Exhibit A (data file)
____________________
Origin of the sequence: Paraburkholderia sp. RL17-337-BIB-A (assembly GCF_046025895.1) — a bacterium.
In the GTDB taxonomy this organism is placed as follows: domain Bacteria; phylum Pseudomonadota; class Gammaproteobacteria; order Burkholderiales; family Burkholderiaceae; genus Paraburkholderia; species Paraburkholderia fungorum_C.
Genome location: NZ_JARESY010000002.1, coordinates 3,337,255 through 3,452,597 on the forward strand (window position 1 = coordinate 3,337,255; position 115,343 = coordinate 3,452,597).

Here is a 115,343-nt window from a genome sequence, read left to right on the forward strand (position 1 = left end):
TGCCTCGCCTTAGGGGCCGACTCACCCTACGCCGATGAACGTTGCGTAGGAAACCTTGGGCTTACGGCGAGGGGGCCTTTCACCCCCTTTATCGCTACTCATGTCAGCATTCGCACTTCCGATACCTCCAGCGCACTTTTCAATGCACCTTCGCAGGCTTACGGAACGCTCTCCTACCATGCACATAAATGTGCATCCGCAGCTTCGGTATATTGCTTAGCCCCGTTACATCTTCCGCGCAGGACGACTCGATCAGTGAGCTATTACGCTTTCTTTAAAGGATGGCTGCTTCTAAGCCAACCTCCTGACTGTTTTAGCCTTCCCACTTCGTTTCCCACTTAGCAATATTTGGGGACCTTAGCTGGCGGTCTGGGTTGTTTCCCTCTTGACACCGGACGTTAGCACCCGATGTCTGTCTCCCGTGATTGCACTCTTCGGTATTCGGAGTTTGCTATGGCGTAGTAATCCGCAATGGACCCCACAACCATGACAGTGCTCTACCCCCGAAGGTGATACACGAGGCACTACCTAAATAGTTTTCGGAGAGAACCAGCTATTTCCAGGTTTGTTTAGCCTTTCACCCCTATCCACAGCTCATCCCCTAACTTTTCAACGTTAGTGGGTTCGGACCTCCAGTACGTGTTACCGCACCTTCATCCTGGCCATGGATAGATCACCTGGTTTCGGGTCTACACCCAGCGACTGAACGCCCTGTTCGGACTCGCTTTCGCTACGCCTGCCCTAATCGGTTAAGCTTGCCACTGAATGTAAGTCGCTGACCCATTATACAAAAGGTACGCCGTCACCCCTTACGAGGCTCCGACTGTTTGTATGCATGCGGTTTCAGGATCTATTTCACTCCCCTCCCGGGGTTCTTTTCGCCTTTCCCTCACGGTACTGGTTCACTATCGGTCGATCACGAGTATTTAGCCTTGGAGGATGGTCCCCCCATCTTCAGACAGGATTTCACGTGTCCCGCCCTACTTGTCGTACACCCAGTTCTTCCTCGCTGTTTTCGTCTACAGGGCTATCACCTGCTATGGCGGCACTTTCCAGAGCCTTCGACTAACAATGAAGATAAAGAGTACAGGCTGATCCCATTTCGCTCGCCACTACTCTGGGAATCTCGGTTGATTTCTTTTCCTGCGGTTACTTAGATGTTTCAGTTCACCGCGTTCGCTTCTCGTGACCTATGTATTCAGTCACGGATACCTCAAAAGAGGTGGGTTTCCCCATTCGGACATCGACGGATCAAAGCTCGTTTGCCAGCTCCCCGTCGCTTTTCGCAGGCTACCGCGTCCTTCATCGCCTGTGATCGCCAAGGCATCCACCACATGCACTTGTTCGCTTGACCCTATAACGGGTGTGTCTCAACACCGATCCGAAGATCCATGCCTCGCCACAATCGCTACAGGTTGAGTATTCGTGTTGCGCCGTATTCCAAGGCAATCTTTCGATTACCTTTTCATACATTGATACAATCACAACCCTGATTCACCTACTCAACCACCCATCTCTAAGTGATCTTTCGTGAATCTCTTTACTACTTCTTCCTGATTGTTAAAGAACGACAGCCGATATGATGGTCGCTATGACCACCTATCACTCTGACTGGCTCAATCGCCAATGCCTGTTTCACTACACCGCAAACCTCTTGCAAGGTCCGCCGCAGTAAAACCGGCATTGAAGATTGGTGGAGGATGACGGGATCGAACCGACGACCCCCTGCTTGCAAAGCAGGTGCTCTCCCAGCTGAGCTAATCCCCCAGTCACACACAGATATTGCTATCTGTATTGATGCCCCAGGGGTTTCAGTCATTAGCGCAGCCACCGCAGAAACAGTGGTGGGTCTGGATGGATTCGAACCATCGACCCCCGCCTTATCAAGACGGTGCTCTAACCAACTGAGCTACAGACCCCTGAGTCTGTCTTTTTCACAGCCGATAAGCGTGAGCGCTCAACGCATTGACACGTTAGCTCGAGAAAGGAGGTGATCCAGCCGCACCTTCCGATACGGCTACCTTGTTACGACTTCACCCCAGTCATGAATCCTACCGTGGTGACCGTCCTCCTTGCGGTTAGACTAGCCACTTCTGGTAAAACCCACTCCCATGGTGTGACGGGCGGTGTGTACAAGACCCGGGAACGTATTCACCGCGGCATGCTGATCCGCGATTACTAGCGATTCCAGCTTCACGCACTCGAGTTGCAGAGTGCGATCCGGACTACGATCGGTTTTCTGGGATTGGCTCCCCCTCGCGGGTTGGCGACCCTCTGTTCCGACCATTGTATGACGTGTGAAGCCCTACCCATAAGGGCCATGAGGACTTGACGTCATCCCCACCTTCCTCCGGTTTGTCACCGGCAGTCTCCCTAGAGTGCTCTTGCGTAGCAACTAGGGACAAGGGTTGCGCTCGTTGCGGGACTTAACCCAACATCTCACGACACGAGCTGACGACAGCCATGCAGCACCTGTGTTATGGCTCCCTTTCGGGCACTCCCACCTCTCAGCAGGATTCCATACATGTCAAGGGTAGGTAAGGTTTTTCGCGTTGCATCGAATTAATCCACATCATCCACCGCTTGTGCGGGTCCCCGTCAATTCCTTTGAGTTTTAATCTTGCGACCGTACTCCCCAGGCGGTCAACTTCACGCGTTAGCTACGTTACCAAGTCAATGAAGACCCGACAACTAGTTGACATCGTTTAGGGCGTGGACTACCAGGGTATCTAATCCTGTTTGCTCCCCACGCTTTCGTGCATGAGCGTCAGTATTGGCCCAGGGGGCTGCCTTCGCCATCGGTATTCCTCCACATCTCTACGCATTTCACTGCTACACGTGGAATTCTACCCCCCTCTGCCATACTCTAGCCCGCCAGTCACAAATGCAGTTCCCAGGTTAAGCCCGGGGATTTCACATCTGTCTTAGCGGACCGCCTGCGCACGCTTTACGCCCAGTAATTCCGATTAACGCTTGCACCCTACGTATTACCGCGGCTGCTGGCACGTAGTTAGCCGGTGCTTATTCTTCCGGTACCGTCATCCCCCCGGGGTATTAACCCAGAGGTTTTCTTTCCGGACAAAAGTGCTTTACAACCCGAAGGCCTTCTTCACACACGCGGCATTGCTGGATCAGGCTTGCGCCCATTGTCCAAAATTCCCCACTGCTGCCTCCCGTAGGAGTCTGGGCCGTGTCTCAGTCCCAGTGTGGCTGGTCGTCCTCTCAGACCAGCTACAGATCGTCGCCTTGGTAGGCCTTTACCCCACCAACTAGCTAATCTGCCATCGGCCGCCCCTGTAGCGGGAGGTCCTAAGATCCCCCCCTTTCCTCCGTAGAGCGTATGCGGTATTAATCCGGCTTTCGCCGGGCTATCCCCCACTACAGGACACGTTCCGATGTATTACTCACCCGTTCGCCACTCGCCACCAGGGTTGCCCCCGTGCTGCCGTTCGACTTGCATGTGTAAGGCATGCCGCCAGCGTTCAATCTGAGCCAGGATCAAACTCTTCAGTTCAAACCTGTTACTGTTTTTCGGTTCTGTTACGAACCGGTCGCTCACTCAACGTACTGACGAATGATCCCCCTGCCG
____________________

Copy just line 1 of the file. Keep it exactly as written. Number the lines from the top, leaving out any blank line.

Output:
Origin of the sequence: Paraburkholderia sp. RL17-337-BIB-A (assembly GCF_046025895.1) — a bacterium.